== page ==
“Each has his past shut in him like the leaves of a book known to him by heart and his friends can only read the title.” – Virginia Woolf.
It is a well-worn perception that creativity and madness are on the same spectrum. People like Kurt Vonnegut and others were successful not because of their mental illness, but in spite of it. It is hard to work when you are depressed or manic. Many creative types find themselves disabled by their disorders just as they are inspired by it. Thus, one can clearly find some connection between creativity and mental illness.
A link bridges the gap between creativity and mental illness
Mental issues like manic depression, schizophrenia, and much more can leave the sufferers feeling isolated, lonely and hopeless. Only a few are caring and sympathetic towards the people with this ongoing battle. And even fewer understand what the sufferers go through.
Einstein’s famous hair: The story you never knew!
It wasn’t all messy for the iconic absent-minded genius. If you look at the yesteryear picture of Einstein’s, he clearly had a smooth mane at the age of three. So what exactly did he lay the foundation for Genius hair? People believed that there were a plethora of genius thoughts inside his head. And that pushed the hair follicles out in all directions. Hence, the mad scientist hairstyle came up!
Shakespeare and madness: Do creativity and mental illness go hand- in- hand?
“Many that are not mad have, sure, more lack of reason.” -William Shakespeare. Mental illnesses fascinated Shakespeare. Many of his characters displayed a variety of symptoms from Lear’s madness, Macbeth’s visions, Jaques’ melancholy, and Lady Macbeth’s sleepwalking, to the obsessiveness of Leontes.
Schizotypy: Less intense version of schizophrenia.
Poets and artists have levels of unusual experiences that are higher than controls, and as high as schizophrenia patients. It is not clear whether healthy creatives have a milder loading on schizotypal traits than people who suffer serious psychopathology, or whether they have an equal loading, but other mediating characteristics. Most of the existing research by the scientists have concentrated on artistic creativity. And the position of other creative domains is not yet clear. Different domains of creativity require different cognitive profiles. Researchers associate poetry and art with divergent thinking. Schizophrenia, Affective Disorder, and Mathematics are associated with convergent thinking and autism.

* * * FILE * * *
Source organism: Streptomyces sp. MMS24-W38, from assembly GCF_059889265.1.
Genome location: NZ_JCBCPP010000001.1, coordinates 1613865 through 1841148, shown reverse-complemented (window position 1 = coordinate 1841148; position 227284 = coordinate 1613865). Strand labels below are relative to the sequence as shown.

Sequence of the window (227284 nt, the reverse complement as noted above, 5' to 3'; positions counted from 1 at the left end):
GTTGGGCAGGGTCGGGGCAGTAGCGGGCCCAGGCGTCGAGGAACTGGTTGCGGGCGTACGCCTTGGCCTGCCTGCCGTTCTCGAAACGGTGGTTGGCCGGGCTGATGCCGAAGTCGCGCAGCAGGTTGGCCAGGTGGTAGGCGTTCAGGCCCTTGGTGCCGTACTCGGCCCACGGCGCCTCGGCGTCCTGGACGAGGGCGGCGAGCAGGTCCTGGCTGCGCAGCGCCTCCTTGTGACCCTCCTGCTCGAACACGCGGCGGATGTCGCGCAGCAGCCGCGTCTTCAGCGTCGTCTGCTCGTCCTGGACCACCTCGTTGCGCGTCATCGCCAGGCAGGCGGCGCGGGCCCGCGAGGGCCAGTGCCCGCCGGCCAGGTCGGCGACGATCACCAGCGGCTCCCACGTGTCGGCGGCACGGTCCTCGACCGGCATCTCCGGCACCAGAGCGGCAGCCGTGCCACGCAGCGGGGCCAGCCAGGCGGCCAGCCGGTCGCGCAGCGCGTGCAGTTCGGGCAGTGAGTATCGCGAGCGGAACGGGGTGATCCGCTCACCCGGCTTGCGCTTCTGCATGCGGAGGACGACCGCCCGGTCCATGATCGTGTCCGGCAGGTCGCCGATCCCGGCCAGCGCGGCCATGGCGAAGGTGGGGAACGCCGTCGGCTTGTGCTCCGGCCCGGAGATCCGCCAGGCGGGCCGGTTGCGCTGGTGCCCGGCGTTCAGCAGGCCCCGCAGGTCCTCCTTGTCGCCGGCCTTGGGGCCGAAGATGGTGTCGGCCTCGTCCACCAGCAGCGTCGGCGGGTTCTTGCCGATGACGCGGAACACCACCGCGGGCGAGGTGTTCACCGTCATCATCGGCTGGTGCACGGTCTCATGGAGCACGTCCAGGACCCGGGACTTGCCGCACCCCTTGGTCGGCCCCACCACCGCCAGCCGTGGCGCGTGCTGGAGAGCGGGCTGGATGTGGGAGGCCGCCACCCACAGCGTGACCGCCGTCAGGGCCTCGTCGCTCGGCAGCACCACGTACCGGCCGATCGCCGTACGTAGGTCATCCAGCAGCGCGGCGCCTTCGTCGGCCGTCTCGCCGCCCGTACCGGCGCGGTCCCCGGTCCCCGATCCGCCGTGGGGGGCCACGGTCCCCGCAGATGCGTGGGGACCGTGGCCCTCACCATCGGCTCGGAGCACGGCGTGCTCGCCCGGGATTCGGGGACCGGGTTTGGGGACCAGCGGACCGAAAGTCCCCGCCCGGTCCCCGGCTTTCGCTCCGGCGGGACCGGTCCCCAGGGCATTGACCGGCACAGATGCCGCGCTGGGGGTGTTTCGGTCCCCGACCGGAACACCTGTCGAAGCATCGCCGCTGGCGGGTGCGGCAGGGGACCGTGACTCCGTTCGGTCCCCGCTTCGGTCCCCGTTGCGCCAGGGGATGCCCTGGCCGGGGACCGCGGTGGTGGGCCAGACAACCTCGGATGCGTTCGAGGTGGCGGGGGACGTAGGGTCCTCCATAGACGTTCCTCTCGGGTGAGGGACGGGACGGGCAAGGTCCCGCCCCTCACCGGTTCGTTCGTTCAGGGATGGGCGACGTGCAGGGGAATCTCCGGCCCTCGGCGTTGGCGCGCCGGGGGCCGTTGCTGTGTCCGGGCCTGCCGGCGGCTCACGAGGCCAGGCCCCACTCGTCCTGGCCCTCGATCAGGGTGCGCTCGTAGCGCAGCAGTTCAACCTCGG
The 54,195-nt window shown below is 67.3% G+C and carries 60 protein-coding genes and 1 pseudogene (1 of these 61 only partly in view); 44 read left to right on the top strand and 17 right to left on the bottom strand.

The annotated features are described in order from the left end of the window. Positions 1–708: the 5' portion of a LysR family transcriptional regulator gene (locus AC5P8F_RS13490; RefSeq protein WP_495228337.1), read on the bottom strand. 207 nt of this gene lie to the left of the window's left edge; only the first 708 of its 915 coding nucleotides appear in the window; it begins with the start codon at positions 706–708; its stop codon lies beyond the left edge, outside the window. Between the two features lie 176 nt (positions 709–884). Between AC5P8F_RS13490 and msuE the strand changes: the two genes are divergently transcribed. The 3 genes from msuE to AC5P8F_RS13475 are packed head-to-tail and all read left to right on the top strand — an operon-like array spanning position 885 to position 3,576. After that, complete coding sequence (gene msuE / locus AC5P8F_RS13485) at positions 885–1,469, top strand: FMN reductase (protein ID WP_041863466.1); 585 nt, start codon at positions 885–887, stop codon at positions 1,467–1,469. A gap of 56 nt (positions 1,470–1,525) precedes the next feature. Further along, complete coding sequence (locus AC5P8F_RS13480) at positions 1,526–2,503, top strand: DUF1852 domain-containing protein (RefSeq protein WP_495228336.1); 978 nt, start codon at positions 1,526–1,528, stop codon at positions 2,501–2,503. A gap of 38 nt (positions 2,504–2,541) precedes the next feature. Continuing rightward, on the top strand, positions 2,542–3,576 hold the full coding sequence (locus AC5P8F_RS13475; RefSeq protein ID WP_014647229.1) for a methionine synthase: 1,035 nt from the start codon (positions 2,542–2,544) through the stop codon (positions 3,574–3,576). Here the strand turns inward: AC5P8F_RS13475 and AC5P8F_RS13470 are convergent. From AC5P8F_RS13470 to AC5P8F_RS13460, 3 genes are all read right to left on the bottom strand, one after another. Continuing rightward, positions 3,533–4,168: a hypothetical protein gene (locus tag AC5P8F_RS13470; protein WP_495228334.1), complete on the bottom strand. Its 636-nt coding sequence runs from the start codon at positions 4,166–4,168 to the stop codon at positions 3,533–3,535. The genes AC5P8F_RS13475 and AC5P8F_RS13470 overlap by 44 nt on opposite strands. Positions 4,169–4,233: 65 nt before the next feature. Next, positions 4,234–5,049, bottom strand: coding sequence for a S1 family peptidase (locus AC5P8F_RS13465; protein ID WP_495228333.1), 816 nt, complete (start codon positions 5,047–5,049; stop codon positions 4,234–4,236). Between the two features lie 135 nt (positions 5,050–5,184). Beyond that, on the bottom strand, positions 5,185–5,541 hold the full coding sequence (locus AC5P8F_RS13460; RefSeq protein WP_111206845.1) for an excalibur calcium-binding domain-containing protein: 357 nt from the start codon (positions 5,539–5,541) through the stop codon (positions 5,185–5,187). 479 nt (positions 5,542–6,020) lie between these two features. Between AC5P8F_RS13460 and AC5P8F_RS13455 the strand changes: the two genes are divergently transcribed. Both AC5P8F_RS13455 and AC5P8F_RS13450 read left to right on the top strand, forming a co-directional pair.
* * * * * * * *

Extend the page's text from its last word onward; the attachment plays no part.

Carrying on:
You are a neurotic thinker when you focus on negative thoughts and feelings and constantly ruminating on things past. Rumination means focusing on a problem for longer than most people would. By dwelling on the same problem, sometimes single-mindedly, these type of people eventually come up with interesting solutions. And it’s not just a pursuit of a single problem, but neurotic people might be more creative too. Mostly because neurotic people are highly anxious. You know, in preparation for a threat they literally imagine the worst. For instance, they still remember that one time when they waved back at someone when that someone was really waving at the person behind you! That scene replays in their head time and again. But this rehashing can have a more positive aspect as well. According to a study published in The Journal Trends in Cognitive Sciences:
The liking for dramatic imaginings might help creative people imagine solutions most people wouldn’t.
While the idea of the mad genius might be alluring and seductive, it should not be.
Various researchers have found evidence of an association between creativity and mental illness.
The results suggest that artistic creatives and psychiatric patients share a tendency to unusual ideas and experiences. However, a number of questions remain unanswered.